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phaedrus   



his relations; he has no troubles to add up or excuse to invent; and

being well rid of all these evils, why should he not freely do what

will gratify the beloved?

If you say that the lover is more to be esteemed, because his love

is thought to be greater; for he is willing to say and do what is

hateful to other men, in order to please his beloved;-that, if true,

is only a proof that he will prefer any future love to his present,

and will injure his old love at the pleasure of the new. And how, in a

matter of such infinite importance, can a man be right in trusting

himself to one who is afflicted with a malady which no experienced

person would attempt to cure, for the patient himself admits that he

is not in his right mind, and acknowledges that he is wrong in his

mind, but says that he is unable to control himself? And if he came to

his right mind, would he ever imagine that the desires were good which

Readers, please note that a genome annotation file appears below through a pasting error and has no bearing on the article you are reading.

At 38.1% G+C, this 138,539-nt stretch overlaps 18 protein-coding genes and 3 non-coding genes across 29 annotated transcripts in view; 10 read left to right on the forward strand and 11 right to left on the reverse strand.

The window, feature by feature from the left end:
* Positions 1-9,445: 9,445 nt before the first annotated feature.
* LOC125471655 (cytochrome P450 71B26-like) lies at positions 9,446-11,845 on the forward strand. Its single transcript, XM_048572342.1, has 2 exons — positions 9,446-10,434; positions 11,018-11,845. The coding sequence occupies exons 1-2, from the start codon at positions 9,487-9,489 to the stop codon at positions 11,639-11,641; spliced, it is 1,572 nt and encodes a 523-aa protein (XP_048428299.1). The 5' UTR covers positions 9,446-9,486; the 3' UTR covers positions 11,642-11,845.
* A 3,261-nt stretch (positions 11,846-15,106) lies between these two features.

he conceived when in his wrong mind? Once more, there are many more

non-lovers than lovers; and if you choose the best of the lovers,

you will not have many to choose from; but if from the non-lovers, the

choice will be larger, and you will be far more likely to find among

them a person who is worthy of your friendship. If public opinion be

your dread, and you would avoid reproach, in all probability the

lover, who is always thinking that other men are as emulous of him

as he is of them, will boast to some one of his successes, and make

a show of them openly in the pride of his heart;-he wants others to

know that his labour has not been lost; but the non-lover is more

his own master, and is desirous of solid good, and not of the

opinion of mankind. Again, the lover may be generally noted or seen

following the beloved (this is his regular occupation), and whenever

they are observed to exchange two words they are supposed to meet

about some affair of love either past or in contemplation; but when

non-lovers meet, no one asks the reason why, because people know

that talking to another is natural, whether friendship or mere

pleasure be the motive.

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